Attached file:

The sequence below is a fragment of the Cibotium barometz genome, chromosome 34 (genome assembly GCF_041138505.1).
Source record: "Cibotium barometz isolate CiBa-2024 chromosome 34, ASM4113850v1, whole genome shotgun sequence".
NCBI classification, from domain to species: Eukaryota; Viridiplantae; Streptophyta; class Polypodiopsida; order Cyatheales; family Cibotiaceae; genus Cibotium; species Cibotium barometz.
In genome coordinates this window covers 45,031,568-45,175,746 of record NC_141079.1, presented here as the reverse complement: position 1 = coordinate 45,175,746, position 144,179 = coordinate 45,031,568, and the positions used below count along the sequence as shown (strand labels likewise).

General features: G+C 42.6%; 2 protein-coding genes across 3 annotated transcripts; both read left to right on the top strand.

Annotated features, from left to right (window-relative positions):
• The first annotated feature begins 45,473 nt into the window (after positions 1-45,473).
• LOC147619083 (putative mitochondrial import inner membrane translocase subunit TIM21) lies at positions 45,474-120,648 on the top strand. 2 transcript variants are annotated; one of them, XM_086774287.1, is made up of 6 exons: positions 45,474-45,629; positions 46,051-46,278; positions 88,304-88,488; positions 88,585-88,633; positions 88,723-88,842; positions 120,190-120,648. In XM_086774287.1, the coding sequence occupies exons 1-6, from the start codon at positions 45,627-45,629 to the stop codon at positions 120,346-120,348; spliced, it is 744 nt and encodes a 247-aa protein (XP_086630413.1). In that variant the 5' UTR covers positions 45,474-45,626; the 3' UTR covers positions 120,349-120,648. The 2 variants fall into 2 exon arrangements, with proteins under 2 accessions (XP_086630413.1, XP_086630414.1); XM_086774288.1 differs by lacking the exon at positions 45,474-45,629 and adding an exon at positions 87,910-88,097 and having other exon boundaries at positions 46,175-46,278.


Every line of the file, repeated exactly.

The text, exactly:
The sequence below is a fragment of the Cibotium barometz genome, chromosome 34 (genome assembly GCF_041138505.1).
Source record: "Cibotium barometz isolate CiBa-2024 chromosome 34, ASM4113850v1, whole genome shotgun sequence".
NCBI classification, from domain to species: Eukaryota; Viridiplantae; Streptophyta; class Polypodiopsida; order Cyatheales; family Cibotiaceae; genus Cibotium; species Cibotium barometz.
In genome coordinates this window covers 45,031,568-45,175,746 of record NC_141079.1, presented here as the reverse complement: position 1 = coordinate 45,175,746, position 144,179 = coordinate 45,031,568, and the positions used below count along the sequence as shown (strand labels likewise).

General features: G+C 42.6%; 2 protein-coding genes across 3 annotated transcripts; both read left to right on the top strand.

Annotated features, from left to right (window-relative positions):
• The first annotated feature begins 45,473 nt into the window (after positions 1-45,473).
• LOC147619083 (putative mitochondrial import inner membrane translocase subunit TIM21) lies at positions 45,474-120,648 on the top strand. 2 transcript variants are annotated; one of them, XM_086774287.1, is made up of 6 exons: positions 45,474-45,629; positions 46,051-46,278; positions 88,304-88,488; positions 88,585-88,633; positions 88,723-88,842; positions 120,190-120,648. In XM_086774287.1, the coding sequence occupies exons 1-6, from the start codon at positions 45,627-45,629 to the stop codon at positions 120,346-120,348; spliced, it is 744 nt and encodes a 247-aa protein (XP_086630413.1). In that variant the 5' UTR covers positions 45,474-45,626; the 3' UTR covers positions 120,349-120,648. The 2 variants fall into 2 exon arrangements, with proteins under 2 accessions (XP_086630413.1, XP_086630414.1); XM_086774288.1 differs by lacking the exon at positions 45,474-45,629 and adding an exon at positions 87,910-88,097 and having other exon boundaries at positions 46,175-46,278.